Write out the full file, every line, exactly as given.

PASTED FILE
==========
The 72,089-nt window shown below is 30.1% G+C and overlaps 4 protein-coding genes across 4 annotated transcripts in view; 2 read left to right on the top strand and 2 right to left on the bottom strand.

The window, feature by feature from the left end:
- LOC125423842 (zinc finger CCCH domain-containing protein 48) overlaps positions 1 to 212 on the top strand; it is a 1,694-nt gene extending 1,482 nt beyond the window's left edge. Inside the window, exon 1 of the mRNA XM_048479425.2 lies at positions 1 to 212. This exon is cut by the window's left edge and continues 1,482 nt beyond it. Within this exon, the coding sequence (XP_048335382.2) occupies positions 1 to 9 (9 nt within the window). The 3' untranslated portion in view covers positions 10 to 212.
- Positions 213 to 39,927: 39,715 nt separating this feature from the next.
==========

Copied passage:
The 72,089-nt window shown below is 30.1% G+C and overlaps 4 protein-coding genes across 4 annotated transcripts in view; 2 read left to right on the top strand and 2 right to left on the bottom strand.

The window, feature by feature from the left end:
- LOC125423842 (zinc finger CCCH domain-containing protein 48) overlaps positions 1 to 212 on the top strand; it is a 1,694-nt gene extending 1,482 nt beyond the window's left edge. Inside the window, exon 1 of the mRNA XM_048479425.2 lies at positions 1 to 212. This exon is cut by the window's left edge and continues 1,482 nt beyond it. Within this exon, the coding sequence (XP_048335382.2) occupies positions 1 to 9 (9 nt within the window). The 3' untranslated portion in view covers positions 10 to 212.
- Positions 213 to 39,927: 39,715 nt separating this feature from the next.